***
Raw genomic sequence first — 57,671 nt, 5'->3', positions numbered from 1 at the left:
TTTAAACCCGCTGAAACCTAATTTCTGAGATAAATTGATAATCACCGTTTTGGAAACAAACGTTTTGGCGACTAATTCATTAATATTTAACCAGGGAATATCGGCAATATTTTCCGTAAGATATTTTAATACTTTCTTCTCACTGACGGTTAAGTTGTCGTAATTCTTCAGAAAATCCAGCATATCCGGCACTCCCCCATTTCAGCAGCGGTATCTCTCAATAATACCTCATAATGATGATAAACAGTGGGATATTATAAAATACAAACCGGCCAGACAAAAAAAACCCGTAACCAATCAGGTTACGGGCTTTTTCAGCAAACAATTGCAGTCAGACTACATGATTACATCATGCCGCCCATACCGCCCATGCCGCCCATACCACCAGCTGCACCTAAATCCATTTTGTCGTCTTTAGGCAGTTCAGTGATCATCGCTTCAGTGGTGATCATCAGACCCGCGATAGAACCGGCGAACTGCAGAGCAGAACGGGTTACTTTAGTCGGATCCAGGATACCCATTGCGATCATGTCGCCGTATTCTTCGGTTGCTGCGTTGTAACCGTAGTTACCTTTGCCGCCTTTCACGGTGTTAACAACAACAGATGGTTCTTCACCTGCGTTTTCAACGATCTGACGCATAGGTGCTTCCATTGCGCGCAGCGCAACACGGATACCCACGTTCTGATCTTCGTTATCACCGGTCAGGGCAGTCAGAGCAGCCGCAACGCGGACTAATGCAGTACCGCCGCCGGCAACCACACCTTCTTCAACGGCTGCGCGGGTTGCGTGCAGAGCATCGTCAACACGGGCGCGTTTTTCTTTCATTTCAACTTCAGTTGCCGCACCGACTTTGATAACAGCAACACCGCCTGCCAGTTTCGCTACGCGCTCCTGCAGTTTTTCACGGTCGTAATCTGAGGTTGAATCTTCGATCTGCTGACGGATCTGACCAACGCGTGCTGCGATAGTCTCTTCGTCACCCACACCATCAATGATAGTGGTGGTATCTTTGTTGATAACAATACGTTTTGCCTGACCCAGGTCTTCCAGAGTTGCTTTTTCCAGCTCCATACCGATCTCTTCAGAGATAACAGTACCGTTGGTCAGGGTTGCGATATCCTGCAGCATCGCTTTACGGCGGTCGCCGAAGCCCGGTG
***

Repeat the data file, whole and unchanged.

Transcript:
Raw genomic sequence first — 57,671 nt, 5'->3', positions numbered from 1 at the left:
TTTAAACCCGCTGAAACCTAATTTCTGAGATAAATTGATAATCACCGTTTTGGAAACAAACGTTTTGGCGACTAATTCATTAATATTTAACCAGGGAATATCGGCAATATTTTCCGTAAGATATTTTAATACTTTCTTCTCACTGACGGTTAAGTTGTCGTAATTCTTCAGAAAATCCAGCATATCCGGCACTCCCCCATTTCAGCAGCGGTATCTCTCAATAATACCTCATAATGATGATAAACAGTGGGATATTATAAAATACAAACCGGCCAGACAAAAAAAACCCGTAACCAATCAGGTTACGGGCTTTTTCAGCAAACAATTGCAGTCAGACTACATGATTACATCATGCCGCCCATACCGCCCATGCCGCCCATACCACCAGCTGCACCTAAATCCATTTTGTCGTCTTTAGGCAGTTCAGTGATCATCGCTTCAGTGGTGATCATCAGACCCGCGATAGAACCGGCGAACTGCAGAGCAGAACGGGTTACTTTAGTCGGATCCAGGATACCCATTGCGATCATGTCGCCGTATTCTTCGGTTGCTGCGTTGTAACCGTAGTTACCTTTGCCGCCTTTCACGGTGTTAACAACAACAGATGGTTCTTCACCTGCGTTTTCAACGATCTGACGCATAGGTGCTTCCATTGCGCGCAGCGCAACACGGATACCCACGTTCTGATCTTCGTTATCACCGGTCAGGGCAGTCAGAGCAGCCGCAACGCGGACTAATGCAGTACCGCCGCCGGCAACCACACCTTCTTCAACGGCTGCGCGGGTTGCGTGCAGAGCATCGTCAACACGGGCGCGTTTTTCTTTCATTTCAACTTCAGTTGCCGCACCGACTTTGATAACAGCAACACCGCCTGCCAGTTTCGCTACGCGCTCCTGCAGTTTTTCACGGTCGTAATCTGAGGTTGAATCTTCGATCTGCTGACGGATCTGACCAACGCGTGCTGCGATAGTCTCTTCGTCACCCACACCATCAATGATAGTGGTGGTATCTTTGTTGATAACAATACGTTTTGCCTGACCCAGGTCTTCCAGAGTTGCTTTTTCCAGCTCCATACCGATCTCTTCAGAGATAACAGTACCGTTGGTCAGGGTTGCGATATCCTGCAGCATCGCTTTACGGCGGTCGCCGAAGCCCGGTG